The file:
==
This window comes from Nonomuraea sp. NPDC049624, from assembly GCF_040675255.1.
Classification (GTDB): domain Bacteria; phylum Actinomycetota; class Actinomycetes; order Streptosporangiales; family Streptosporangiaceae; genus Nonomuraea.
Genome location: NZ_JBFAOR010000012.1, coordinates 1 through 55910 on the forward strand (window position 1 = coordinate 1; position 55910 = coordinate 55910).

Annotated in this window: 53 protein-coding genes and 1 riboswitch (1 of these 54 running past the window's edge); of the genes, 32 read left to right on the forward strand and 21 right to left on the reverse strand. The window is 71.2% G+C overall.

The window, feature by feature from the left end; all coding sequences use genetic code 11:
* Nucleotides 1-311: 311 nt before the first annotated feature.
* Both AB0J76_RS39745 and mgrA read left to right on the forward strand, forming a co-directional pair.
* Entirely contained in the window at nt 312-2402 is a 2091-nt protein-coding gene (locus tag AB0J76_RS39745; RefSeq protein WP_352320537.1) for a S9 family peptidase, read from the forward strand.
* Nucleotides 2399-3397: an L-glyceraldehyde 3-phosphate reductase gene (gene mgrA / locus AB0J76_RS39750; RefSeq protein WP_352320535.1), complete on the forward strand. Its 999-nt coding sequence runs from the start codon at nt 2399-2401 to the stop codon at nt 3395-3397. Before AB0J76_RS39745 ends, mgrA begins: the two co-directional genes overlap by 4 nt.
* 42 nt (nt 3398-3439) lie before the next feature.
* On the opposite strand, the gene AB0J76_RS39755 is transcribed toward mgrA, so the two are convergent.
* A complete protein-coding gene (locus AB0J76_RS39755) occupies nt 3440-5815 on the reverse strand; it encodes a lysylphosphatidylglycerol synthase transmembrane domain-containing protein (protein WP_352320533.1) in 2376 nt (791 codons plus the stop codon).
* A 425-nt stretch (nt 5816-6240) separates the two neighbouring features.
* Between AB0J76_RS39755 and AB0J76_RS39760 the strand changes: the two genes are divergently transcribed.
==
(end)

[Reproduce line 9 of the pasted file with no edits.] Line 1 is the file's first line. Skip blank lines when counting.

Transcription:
* Nucleotides 2399-3397: an L-glyceraldehyde 3-phosphate reductase gene (gene mgrA / locus AB0J76_RS39750; RefSeq protein WP_352320535.1), complete on the forward strand. Its 999-nt coding sequence runs from the start codon at nt 2399-2401 to the stop codon at nt 3395-3397. Before AB0J76_RS39745 ends, mgrA begins: the two co-directional genes overlap by 4 nt.